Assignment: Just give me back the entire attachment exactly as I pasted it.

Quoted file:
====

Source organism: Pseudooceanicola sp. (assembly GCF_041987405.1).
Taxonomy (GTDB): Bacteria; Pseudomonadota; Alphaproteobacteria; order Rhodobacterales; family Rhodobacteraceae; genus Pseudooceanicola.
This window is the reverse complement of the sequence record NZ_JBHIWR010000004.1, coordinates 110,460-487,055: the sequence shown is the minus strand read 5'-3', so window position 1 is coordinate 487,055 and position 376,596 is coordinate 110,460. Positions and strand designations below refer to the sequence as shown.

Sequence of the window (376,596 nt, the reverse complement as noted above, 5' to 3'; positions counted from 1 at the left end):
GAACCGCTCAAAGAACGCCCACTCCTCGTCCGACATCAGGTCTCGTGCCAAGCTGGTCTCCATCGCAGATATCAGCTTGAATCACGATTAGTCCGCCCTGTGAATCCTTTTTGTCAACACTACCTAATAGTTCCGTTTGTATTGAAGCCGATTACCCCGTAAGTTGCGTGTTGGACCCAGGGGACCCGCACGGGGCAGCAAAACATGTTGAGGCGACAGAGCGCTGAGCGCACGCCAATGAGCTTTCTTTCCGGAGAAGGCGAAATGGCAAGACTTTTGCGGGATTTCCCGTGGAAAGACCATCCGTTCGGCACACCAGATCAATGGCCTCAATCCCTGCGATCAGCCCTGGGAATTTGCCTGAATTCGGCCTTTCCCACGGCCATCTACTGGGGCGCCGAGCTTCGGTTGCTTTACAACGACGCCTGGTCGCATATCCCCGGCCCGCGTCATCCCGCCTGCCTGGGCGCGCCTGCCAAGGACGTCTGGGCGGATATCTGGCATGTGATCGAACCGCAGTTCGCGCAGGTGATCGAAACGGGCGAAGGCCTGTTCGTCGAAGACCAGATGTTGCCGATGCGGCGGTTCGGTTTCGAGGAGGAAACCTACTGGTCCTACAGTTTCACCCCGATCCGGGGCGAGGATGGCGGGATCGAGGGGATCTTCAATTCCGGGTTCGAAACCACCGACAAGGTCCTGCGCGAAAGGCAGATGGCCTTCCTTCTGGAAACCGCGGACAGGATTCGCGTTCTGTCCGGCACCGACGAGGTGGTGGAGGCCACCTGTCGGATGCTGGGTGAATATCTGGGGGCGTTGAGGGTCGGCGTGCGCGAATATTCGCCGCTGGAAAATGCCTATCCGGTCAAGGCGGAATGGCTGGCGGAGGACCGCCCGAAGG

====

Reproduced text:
Source organism: Pseudooceanicola sp. (assembly GCF_041987405.1).
Taxonomy (GTDB): Bacteria; Pseudomonadota; Alphaproteobacteria; order Rhodobacterales; family Rhodobacteraceae; genus Pseudooceanicola.
This window is the reverse complement of the sequence record NZ_JBHIWR010000004.1, coordinates 110,460-487,055: the sequence shown is the minus strand read 5'-3', so window position 1 is coordinate 487,055 and position 376,596 is coordinate 110,460. Positions and strand designations below refer to the sequence as shown.

Sequence of the window (376,596 nt, the reverse complement as noted above, 5' to 3'; positions counted from 1 at the left end):
GAACCGCTCAAAGAACGCCCACTCCTCGTCCGACATCAGGTCTCGTGCCAAGCTGGTCTCCATCGCAGATATCAGCTTGAATCACGATTAGTCCGCCCTGTGAATCCTTTTTGTCAACACTACCTAATAGTTCCGTTTGTATTGAAGCCGATTACCCCGTAAGTTGCGTGTTGGACCCAGGGGACCCGCACGGGGCAGCAAAACATGTTGAGGCGACAGAGCGCTGAGCGCACGCCAATGAGCTTTCTTTCCGGAGAAGGCGAAATGGCAAGACTTTTGCGGGATTTCCCGTGGAAAGACCATCCGTTCGGCACACCAGATCAATGGCCTCAATCCCTGCGATCAGCCCTGGGAATTTGCCTGAATTCGGCCTTTCCCACGGCCATCTACTGGGGCGCCGAGCTTCGGTTGCTTTACAACGACGCCTGGTCGCATATCCCCGGCCCGCGTCATCCCGCCTGCCTGGGCGCGCCTGCCAAGGACGTCTGGGCGGATATCTGGCATGTGATCGAACCGCAGTTCGCGCAGGTGATCGAAACGGGCGAAGGCCTGTTCGTCGAAGACCAGATGTTGCCGATGCGGCGGTTCGGTTTCGAGGAGGAAACCTACTGGTCCTACAGTTTCACCCCGATCCGGGGCGAGGATGGCGGGATCGAGGGGATCTTCAATTCCGGGTTCGAAACCACCGACAAGGTCCTGCGCGAAAGGCAGATGGCCTTCCTTCTGGAAACCGCGGACAGGATTCGCGTTCTGTCCGGCACCGACGAGGTGGTGGAGGCCACCTGTCGGATGCTGGGTGAATATCTGGGGGCGTTGAGGGTCGGCGTGCGCGAATATTCGCCGCTGGAAAATGCCTATCCGGTCAAGGCGGAATGGCTGGCGGAGGACCGCCCGAAGG